Like classic sea shanties, the music is mostly a cappella but there are some folk-style instruments including guitar, accordion, penny whistles and even bones for percussion. His colleagues on the album included West, and Dougie Clegg on the vocals, which are often overdubbed to create the four-part or more harmonies, with guest appearances from among others Gabe Witcher from the Punch Brothers and Glen Phillips from Toad the Red Sprocket.

The album’s subtitle “Shanties for Our Time” is definitely apprepriate and indeed the songs deal with global warming, the pollution of the sea, refugees seeking asylum, and the COVID pandemic, along with some more traditional nautical tales. It’s all very well done, with the vocal harmonies pitch perfect and the sparse instrumental accompaniment just right.

Opening is the title track The Risin’ of the Sea about climate induced sea level rise, and the global consequences. It’s superbly done. <<>>

Following is a very contemporary tale, In the COVID Times, also in the classic sea shanty style, with a little self-censorship to the lyrics. <<>>

A track called 2020: Ship of Fools also has nautical images, but is likely allegorical, perhaps looking forward to calmer seas after a bad year. <<>>

Old sea shanties were often about whaling ships. James Kahn and company put it in a more contemporary context in No More a Whalin’ from a conservation standpoint. <<>>

Bucket o’ Bones is the story of an apparent tourist cruise from hell. <<>>

Another of the highlights of the album is O the Ocean Rolls about Cuban refugees attempting to make the crossing to Florida in a flimsy boat. <<>>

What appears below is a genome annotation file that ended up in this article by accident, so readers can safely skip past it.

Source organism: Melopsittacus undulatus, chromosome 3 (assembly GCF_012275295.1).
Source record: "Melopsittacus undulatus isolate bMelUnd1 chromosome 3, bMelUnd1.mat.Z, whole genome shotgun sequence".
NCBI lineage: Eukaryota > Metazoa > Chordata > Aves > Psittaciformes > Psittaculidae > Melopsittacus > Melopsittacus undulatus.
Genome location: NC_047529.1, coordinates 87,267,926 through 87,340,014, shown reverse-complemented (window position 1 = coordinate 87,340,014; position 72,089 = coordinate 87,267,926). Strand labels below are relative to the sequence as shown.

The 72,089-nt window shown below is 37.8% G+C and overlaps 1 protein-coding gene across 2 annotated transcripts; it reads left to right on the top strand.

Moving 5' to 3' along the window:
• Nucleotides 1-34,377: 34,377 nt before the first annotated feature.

Taking a more mythical bent is a song called Cast on the Water about a man trying to find his brother lost at sea. <<>>

Another very contemporary set of lyrics comes on the song Island of Dreams, in which what appears in the distance to be a beautiful island turns out to be a big floating lagoon of plastic garbage in the ocean. <<>>

The album ends with another powerful statement on the state of the world, Sundown about the loss of species and ecosystems. <<>>

Despite the bit of a sea shanty fad on social media, there have not been a lot of good recordings in the style. James Kahn’s new release By the Risin’ of the Sea is a brilliant work, elevating the classic traditional style into the 21st Century with articulate original lyrics sung with excellent vocal harmonies, and understated instrumental accompaniment. The vocal style can impart a distinctive emotional impact giving the lyrics added weight.

Our grade for sound quality is an “A.” The vocals are cleanly recorded with just the right amount of reverberation to fill them out, and the instruments are also rendered warmly and authentically.

Singing sea shanties can be fun, especially in a place like a pub with friends, but James Kahn has brought the genre to a new level, and the result is a most memorable album.

(c) Copyright 2022 George D. Graham. All rights reserved.
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This page last updated April 10, 2022